It’s been a goal of state Sen. Rodney Ellis, D-Houston, to get more African Americans and Latinos on bicycles. His purpose is simple: Riding bicycles on a regular basis can improve their health and well-being through a fairly inexpensive and available activity they can do throughout their lives.
Ellis also is taking his message of diversity to the bicycling community, which has failed to make significant inroads in communities of color. Today, in San Antonio, he plans to make a case about why the cycling community should be aggressive about getting more minorities on bicycles.
“My message is simple; if you want to build more hike and bike trails, more infrastructure for cycling in urban areas and South Texas then you will need to appeal to the voters who live in those communities and many of them happen to be Hispanic and African American.”
Ellis, who is speaking at the annual Texas Trails and Active Transportation cycling conference hosted by Austin-based Bike Texas, makes good points. Cycling infrastructure is not cheap, and cities, such as Austin and San Antonio, have built it largely by passing bond packages to finance construction of bike lanes, paths, trails and other improvements for cycling.
Voter support for bond packages that included bicycle infrastructure has been widespread in Austin. In November 2010, Austin voters passed $90 million in bonds for streets and mobility projects, which included about $14 million for bike paths, trails and transit infrastructure across the city.
Even in Austin, home to the world’s best-known and perhaps most successful cyclist, the sport has failed to catch fire in minority communities.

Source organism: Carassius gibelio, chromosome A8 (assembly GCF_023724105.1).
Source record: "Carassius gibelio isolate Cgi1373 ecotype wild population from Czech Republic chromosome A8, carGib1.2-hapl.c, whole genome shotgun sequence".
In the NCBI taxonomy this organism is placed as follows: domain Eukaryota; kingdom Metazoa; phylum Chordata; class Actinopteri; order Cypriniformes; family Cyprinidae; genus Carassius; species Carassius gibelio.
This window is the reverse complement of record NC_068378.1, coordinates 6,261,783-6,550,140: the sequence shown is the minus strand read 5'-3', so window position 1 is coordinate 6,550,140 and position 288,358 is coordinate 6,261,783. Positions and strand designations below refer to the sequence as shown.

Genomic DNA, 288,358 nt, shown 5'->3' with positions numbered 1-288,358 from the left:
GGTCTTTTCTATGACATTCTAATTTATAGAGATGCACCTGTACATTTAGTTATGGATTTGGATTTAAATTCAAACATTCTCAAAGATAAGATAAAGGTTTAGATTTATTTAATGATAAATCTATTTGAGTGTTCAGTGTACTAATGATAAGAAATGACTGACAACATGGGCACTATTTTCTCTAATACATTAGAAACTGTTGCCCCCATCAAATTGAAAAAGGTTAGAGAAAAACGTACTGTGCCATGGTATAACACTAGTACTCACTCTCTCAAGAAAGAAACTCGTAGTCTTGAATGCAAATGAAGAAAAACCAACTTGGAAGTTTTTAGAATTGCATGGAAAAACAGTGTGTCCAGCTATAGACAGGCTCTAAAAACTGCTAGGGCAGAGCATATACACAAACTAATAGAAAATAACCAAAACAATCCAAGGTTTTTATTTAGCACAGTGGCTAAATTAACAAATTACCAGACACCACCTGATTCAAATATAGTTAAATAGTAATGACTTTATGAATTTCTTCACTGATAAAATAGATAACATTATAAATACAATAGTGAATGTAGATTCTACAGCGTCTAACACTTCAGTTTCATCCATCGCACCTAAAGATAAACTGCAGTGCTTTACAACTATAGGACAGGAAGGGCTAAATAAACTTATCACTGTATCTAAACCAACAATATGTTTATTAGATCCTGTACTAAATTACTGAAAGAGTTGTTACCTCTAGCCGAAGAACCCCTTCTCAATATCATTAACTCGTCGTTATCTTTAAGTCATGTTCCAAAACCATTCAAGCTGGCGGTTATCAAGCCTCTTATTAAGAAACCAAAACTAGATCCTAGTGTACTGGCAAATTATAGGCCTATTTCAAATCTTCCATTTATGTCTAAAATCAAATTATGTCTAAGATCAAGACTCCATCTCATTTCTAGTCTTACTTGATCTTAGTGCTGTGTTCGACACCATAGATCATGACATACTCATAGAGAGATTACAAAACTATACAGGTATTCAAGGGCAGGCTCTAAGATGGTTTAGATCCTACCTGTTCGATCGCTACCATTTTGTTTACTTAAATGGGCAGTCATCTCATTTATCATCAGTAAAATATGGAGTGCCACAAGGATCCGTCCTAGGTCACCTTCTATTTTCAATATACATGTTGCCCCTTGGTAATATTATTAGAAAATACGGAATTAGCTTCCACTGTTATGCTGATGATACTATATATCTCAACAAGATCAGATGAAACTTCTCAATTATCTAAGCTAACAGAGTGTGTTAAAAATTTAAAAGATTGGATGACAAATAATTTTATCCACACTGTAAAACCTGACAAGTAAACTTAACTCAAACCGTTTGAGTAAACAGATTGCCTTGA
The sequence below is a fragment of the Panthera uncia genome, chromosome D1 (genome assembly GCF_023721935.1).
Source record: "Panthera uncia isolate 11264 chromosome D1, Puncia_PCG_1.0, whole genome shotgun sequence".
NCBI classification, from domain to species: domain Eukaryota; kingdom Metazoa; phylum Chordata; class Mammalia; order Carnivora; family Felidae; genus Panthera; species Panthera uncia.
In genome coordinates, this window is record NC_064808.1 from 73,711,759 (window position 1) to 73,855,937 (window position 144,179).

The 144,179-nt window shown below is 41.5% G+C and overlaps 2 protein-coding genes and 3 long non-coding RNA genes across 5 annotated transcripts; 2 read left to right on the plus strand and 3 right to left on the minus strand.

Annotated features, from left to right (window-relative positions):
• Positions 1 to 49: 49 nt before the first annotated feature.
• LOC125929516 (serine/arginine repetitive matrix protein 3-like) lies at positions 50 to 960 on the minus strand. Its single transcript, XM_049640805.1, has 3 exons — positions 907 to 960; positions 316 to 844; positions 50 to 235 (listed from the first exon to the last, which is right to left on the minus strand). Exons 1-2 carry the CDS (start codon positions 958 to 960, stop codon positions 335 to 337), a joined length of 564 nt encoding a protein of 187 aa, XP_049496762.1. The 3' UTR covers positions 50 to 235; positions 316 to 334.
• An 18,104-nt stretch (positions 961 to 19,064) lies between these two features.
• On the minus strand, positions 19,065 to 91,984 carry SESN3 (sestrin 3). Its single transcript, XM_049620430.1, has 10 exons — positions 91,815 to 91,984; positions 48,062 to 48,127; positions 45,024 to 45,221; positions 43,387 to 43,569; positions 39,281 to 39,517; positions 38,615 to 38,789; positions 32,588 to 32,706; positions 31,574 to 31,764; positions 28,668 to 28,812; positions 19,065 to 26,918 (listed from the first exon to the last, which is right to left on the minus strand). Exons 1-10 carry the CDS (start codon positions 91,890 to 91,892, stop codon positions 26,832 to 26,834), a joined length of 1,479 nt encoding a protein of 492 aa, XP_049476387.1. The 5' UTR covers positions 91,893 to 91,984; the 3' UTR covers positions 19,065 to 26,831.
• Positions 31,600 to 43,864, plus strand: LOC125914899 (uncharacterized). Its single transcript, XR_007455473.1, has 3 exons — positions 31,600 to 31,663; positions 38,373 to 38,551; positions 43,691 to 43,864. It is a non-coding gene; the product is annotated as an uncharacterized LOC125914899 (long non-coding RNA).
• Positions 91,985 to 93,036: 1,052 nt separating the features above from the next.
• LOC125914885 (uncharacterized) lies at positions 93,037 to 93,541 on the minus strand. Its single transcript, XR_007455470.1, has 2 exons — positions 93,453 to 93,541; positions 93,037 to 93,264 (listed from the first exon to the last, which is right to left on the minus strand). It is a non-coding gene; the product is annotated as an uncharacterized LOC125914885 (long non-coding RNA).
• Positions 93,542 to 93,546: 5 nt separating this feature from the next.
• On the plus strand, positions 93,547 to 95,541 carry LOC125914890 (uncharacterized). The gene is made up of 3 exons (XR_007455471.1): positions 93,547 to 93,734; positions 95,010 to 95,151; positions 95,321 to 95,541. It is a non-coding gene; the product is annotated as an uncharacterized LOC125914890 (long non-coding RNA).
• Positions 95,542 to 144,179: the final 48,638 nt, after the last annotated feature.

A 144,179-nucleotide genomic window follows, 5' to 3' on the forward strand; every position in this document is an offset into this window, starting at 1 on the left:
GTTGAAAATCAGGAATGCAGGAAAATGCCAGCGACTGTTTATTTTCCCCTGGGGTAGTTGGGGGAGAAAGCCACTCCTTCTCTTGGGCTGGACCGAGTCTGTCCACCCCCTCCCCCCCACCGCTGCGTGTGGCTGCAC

“One of Austin’s and the state’s most spectacular bike trails is the (Lady Bird) Lake hike and bike trail,” Ellis said. “But over at Huston-Tillotson University, they aren’t riding bikes.”
Cycling champion Lance Armstrong has been a formidable ambassador for the sport, raising its profile and popularity in Austin and across the country. He is a household name. Not as well-known is another cycling giant, Major Taylor, a world champion American cyclist who more than 100 years ago broke records and the color line when blacks were banned from many cycling clubs and races across the nation. In 1898, Taylor held several world records.
Ellis, also African American and an avid cyclist, believes Taylor’s legacy could stir interest in and raise cycling’s profile among minorities. And that would be a very good thing if it reduces the amount of time children and adults spend watching television or playing video games and gets people doing something fun outdoors. But he also sees cycling as a way to combat obesity and diabetes among minorities who suffer disproportionately from those illnesses.
Nearly 36 percent of Texas African Americans are overweight or obese, and the same is true for Hispanics. That compares with about a quarter of white Texans who are obese. All Texans can benefit from strategies that help manage and control their weight. Being severely overweight increases the risk for other diseases, including type 2 diabetes and cardiovascular disease.
Obesity rates are highest in households with lower incomes and lower in households with incomes greater than $50,000, according to figures from the Texas Department of State Health Services. Among black Texans, a stunning 16.5 percent have been diagnosed with diabetes — twice the rate for Anglo Texans of 8.2 percent. Eleven percent of Hispanics have diabetes, according to state health department figures.
Diet and exercise are important in managing diabetes and obesity and that is a message Ellis wants to drive home with his talks — and bicycle rides — in San Antonio, Houston, Austin and other cities.
Ellis credits cycling with helping to manage his own weight and stress issues. And cycling, he says, is relatively inexpensive because it does not require a gym membership or expensive equipment or fees. Bicycles come in various price ranges, sizes and shapes, including three-wheelers for adults with balance issues. Getting started is easy; call or email Bike Texas for help at 512-476-RIDE or biketexas.org.